A little while ago I posted a recipe for pappardelle with peas and beans, but was unable to remember the brand of pasta that I had used to create this particularly delectable dish. Well, I was in Waitrose, I mean the John Lewis Foodhall, the other day and saw an elegant box of Filotea pappardelle, which is the brand that I deployed so successfully. I reckon it'd be great with a homemade pesto or with a meaty ragu. It's a available here.
Thinking about how I would incorporate that information on to the blog got me thinking about the store cupboard/fridge essentials that I wouldn't or couldn't be without. Here they are:
1. Expensive jars of marinated artichokes.
I remember when I was a student seeing people buying these in Sainsbury's on Sidney Street and thinking: "What on earth! FOUR QUID for a jar of preserved vegetables! Get OUT OF TOWN!" But then I got a job and started buying them. Now I use them in pasta dishes (with roasted aubergines, diced fresh tomato, pine nuts and basil), on pizza, and as an alternative to olives with an aperitif. The other day I also added a few chopped up preserved artichokes to peas that I was braising with garlic, white wine and vegetable stock. They were delicious.
Folk who are able to do meat cookery will probably have cause to use fresh breadcrumbs more often than I do because they'll use them in stuffings and that. I use toasted breadcrumbs to scatter over pasta dishes, and coat fish- and bean-cakes with dried breadcrumbs (NOT the gross out yellow crumbs that are clearly nothing to do with bread).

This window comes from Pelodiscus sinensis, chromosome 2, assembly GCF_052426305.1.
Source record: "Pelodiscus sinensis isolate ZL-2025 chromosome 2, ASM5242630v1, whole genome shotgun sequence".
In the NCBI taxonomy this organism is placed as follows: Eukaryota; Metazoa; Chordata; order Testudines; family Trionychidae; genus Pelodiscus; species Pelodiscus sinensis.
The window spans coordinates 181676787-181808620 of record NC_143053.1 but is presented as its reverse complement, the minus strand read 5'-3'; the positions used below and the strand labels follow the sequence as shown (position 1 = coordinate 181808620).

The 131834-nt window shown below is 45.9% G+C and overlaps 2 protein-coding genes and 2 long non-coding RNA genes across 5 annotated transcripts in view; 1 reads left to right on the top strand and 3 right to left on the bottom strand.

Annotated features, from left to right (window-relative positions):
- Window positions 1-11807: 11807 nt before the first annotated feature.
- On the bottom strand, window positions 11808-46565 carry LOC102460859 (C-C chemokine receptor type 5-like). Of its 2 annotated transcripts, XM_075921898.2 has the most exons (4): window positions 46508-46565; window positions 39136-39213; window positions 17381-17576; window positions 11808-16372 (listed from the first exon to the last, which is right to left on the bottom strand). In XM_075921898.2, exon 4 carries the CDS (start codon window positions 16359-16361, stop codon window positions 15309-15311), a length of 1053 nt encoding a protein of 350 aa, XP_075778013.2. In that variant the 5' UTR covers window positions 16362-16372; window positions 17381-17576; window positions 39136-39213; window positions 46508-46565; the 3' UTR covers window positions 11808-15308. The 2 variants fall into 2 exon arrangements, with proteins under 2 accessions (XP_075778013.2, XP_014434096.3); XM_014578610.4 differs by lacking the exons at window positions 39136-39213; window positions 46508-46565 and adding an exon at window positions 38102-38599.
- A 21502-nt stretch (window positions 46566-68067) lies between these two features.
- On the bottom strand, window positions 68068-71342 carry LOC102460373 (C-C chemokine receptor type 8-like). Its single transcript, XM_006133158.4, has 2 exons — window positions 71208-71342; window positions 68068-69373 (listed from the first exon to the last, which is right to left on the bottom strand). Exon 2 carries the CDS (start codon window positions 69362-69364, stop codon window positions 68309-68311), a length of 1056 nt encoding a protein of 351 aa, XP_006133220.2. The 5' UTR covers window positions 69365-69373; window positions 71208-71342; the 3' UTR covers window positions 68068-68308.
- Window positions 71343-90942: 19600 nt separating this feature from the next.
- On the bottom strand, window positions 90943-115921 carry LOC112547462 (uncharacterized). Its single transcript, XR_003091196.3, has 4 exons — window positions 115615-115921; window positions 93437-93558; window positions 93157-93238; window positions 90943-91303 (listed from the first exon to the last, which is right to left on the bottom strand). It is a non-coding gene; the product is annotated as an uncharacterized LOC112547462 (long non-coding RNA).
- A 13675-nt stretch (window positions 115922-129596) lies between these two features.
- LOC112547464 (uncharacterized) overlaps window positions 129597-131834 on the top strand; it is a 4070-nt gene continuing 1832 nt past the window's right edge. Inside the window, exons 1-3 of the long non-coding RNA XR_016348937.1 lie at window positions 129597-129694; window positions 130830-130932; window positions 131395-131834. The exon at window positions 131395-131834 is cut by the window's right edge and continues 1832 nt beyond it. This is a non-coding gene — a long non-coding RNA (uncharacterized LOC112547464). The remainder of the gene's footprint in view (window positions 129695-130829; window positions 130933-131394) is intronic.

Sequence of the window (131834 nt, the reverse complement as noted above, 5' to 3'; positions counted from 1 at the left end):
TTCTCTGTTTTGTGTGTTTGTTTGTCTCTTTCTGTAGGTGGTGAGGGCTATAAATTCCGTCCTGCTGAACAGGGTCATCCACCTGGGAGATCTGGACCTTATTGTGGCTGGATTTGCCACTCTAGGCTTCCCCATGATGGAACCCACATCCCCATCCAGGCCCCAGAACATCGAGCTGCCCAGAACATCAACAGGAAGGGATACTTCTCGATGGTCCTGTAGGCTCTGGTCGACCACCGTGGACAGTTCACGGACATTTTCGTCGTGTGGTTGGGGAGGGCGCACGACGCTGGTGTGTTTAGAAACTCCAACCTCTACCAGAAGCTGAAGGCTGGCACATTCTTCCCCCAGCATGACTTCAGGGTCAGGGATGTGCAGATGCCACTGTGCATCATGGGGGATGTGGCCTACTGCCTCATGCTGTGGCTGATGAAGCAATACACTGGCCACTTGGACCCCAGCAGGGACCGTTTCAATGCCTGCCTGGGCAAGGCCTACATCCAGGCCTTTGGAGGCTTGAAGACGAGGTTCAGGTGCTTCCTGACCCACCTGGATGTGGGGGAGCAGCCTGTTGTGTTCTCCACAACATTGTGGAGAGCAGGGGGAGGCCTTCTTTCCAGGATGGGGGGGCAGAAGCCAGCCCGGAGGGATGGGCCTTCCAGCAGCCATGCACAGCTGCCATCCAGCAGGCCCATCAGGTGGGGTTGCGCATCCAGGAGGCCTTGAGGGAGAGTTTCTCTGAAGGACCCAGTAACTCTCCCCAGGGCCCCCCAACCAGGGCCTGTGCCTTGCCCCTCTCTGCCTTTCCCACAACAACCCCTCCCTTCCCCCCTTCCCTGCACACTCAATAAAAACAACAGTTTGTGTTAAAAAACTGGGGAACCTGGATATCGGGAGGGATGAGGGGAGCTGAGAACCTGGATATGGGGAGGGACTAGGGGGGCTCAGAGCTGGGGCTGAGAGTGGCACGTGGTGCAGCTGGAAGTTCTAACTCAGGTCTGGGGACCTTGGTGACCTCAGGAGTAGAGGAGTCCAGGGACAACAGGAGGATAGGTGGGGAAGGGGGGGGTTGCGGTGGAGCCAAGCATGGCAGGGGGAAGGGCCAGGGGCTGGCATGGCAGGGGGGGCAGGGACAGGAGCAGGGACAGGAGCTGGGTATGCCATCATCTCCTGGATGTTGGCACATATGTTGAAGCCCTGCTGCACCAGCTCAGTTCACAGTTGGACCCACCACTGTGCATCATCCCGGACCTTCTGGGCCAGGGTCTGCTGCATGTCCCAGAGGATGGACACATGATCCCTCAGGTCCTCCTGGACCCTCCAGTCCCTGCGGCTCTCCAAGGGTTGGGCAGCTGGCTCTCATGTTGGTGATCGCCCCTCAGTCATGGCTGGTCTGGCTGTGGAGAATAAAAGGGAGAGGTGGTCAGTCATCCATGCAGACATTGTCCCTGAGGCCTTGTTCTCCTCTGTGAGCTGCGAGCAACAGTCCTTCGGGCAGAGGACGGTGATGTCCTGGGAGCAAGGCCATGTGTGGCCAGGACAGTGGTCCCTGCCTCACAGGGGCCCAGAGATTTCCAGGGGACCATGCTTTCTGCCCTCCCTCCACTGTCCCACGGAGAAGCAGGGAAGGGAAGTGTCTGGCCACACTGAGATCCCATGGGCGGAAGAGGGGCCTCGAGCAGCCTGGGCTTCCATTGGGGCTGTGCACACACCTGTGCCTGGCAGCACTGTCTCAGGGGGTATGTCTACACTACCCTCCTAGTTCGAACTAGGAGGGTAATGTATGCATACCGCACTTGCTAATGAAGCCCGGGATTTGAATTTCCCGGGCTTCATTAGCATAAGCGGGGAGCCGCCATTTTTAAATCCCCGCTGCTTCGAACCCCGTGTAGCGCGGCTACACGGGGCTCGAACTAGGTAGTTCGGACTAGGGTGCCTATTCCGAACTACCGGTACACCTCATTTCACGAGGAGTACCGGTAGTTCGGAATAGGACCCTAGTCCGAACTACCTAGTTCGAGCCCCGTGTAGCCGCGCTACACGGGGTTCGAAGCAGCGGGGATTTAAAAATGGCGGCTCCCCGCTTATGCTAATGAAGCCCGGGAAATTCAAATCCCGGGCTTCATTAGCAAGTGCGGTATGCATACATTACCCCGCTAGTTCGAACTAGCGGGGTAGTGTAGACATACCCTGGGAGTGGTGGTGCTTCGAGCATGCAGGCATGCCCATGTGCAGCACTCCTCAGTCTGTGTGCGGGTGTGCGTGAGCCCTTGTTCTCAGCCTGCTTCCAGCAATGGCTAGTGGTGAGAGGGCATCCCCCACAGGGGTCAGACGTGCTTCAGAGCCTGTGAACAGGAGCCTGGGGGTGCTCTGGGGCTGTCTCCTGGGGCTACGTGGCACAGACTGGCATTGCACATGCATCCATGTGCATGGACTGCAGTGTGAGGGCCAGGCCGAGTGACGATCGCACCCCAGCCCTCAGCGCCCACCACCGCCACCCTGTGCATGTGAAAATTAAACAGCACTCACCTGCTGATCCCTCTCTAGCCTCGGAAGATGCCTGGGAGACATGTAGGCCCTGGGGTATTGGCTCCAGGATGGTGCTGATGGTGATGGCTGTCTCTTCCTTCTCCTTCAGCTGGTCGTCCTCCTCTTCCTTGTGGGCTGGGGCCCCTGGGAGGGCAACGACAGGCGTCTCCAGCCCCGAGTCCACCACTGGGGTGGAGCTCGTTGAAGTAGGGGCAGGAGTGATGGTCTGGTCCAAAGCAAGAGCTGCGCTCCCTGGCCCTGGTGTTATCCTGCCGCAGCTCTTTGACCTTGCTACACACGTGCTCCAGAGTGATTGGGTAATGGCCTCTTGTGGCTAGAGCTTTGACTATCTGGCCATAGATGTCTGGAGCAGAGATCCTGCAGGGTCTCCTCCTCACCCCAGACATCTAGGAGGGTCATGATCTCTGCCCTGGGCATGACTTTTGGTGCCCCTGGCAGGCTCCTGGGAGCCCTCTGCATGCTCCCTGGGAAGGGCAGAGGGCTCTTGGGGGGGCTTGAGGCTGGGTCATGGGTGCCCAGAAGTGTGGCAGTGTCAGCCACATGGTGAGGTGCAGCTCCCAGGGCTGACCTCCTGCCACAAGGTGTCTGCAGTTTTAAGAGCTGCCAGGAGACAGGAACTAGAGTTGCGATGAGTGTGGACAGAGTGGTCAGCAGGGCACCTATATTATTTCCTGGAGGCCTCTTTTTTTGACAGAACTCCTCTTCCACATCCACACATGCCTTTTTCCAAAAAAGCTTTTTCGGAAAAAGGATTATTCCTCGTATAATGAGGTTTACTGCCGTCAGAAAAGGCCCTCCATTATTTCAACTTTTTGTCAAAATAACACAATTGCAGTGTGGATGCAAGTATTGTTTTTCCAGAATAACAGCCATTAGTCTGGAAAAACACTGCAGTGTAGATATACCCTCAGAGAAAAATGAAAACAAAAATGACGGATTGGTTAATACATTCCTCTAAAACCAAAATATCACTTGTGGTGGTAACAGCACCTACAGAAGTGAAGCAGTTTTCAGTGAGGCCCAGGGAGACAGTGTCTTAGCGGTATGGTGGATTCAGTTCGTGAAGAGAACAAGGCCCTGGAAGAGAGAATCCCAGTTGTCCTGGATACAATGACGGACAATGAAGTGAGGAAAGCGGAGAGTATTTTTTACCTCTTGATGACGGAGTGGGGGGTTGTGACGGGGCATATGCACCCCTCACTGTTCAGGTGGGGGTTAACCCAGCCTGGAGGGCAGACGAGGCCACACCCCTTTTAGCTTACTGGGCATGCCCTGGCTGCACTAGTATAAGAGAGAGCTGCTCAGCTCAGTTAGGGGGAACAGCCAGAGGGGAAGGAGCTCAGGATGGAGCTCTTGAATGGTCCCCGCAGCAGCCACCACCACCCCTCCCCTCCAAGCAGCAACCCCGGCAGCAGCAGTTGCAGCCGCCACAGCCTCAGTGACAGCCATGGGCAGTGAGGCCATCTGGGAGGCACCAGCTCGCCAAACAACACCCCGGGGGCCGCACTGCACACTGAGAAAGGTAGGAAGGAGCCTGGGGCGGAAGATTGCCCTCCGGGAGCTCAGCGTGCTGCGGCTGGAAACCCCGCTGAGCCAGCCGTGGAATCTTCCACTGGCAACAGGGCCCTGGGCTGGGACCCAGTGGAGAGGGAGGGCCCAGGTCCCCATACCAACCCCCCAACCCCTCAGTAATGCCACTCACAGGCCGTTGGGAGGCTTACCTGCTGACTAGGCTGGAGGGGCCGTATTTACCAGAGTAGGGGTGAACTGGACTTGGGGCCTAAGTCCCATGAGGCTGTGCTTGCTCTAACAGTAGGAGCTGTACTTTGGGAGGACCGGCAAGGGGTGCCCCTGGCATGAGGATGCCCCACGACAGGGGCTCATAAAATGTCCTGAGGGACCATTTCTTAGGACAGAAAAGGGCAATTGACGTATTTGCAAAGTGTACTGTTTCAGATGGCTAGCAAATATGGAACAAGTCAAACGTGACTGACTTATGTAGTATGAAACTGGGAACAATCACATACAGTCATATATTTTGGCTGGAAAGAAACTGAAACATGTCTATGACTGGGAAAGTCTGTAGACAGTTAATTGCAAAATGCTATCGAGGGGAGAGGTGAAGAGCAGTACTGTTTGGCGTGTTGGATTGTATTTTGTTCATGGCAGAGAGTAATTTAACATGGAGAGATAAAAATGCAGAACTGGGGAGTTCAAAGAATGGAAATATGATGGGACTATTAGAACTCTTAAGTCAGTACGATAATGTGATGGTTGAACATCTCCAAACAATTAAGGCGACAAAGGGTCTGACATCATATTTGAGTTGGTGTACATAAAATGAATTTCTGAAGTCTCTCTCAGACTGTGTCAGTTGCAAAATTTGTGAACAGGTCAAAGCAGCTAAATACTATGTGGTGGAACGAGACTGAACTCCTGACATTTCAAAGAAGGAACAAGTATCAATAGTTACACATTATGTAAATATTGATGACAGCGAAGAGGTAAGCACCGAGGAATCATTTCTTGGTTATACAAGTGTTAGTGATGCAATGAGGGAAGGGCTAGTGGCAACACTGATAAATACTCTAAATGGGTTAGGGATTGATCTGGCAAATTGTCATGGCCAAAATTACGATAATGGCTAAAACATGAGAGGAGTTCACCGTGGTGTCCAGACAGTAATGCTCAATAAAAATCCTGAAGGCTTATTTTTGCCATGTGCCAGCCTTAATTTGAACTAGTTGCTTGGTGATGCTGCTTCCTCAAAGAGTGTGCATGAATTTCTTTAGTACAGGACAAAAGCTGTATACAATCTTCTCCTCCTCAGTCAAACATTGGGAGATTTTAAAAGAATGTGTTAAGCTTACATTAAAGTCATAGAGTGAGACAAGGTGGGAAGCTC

3. Frozen spinach
Oh my! Frozen spinach is one of my favourite things! Not to eat plain and unadorned you understand, but to have in my freezer. When I've got a stash in I know I am going to be able to create such wondrous things as saag paneer, spinach and feta pie, and cannelloni. I'm sure I should defrost the spinach before I use it, but, truth be told, I never do. It seems to withstand the extra cooking that is necessary to ensure that the excess water cooks off.
To make my spinach pie I fry two big cloves of garlic, grated, in a lot of olive oil, before adding the frozen spinach (about 400g, weighed frozen), a good grating of fresh nutmeg and a bunch of salt. I cover and let cook for about 10 minutes. After the spinach is all melted, I uncover to let the water evaporate off (about 10 minutes more). I then roll out a block of shop-bought puff pastry into a square that's about 0.5mm thick. I place it in a square baking tin (measuring about 17cm by 17cm - the pastry will be way too big, but that's fine) and pile the cooked spinach in. I cover with about 100g of feta cheese, a good glug of olive oil and a bit of chopped dilll. Then I fold the edges of the pie up, brush the top with egg yolk, and bake in a medium oven for about 30 minutes. This is delicious served with a simple, thick tomato sauce.
Need I say more? Anyone who associates with vegetarians is going to appreciate the need for an umami kick when chowing down on yet another supper based on chickpeas.
5. Plain yoghurt
If you've got plain yoghurt in the house you'll always have a quick sauce or raita available to you. I used to think that Greek yoghurt was the only yoghurt that I could palate, but then I gained 20 pounds and realised that I needed to back off things that were more than 10% fat. So now I use Yeo Valley natural yoghurt, which is mild and tart, without being distressingly acidic. I use yoghurt in everything, including baking. It's really great in pastry (see the plum tart recipe here) and in scones and pancake batters.